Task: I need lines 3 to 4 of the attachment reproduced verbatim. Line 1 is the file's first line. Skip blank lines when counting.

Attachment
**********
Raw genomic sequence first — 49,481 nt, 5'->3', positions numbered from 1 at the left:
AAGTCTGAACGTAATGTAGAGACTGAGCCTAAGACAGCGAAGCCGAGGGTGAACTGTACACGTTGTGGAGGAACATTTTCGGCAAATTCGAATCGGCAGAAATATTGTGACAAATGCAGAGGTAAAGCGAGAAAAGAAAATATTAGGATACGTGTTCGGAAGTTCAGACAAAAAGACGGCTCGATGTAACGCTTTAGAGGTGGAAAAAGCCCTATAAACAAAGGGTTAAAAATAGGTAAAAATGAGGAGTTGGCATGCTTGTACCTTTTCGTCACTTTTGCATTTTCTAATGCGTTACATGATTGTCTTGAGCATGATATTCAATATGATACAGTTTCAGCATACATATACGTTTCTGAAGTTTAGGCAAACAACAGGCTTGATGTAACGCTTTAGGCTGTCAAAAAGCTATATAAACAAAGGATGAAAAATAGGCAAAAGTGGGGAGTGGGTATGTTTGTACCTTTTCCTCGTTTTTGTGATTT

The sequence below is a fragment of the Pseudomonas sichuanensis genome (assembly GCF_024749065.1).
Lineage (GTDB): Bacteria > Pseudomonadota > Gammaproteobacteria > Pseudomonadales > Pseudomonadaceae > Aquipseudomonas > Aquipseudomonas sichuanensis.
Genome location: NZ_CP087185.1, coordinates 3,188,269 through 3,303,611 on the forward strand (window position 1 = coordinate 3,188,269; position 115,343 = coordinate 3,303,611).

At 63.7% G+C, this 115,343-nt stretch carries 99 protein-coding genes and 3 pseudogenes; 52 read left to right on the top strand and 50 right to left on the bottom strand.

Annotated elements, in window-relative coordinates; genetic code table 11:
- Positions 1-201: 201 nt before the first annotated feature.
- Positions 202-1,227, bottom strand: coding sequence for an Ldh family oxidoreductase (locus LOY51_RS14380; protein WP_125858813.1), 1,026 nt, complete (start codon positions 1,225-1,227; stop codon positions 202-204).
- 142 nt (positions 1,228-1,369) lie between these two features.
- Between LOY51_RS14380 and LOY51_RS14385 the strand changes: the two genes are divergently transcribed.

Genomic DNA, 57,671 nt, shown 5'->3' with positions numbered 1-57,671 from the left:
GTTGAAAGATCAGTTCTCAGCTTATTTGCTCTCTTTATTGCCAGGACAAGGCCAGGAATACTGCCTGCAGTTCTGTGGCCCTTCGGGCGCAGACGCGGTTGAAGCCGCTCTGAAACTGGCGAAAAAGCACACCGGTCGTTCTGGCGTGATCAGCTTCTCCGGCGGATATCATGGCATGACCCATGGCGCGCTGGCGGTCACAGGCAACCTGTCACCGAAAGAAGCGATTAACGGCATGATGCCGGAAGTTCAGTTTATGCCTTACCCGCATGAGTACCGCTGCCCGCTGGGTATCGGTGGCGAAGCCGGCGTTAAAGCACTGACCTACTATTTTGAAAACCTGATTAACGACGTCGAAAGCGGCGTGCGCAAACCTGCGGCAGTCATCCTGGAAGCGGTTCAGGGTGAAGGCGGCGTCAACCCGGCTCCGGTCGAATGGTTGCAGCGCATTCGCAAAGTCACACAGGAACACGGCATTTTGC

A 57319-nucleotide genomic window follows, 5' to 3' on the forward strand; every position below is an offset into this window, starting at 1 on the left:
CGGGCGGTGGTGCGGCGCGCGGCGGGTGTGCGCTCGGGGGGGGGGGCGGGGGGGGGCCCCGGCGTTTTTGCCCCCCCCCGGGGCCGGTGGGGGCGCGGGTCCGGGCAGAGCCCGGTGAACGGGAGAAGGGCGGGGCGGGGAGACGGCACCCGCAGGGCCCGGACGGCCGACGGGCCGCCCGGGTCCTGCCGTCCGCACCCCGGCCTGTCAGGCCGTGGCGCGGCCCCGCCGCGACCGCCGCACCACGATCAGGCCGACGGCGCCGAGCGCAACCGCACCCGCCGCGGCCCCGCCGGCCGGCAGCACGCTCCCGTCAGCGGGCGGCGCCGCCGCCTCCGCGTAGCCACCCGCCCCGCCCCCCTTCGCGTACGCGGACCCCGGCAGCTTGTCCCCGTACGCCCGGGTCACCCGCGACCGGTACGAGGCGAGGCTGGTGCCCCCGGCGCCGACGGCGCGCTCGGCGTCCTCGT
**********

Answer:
The sequence below is a fragment of the Pseudomonas sichuanensis genome (assembly GCF_024749065.1).
Lineage (GTDB): Bacteria > Pseudomonadota > Gammaproteobacteria > Pseudomonadales > Pseudomonadaceae > Aquipseudomonas > Aquipseudomonas sichuanensis.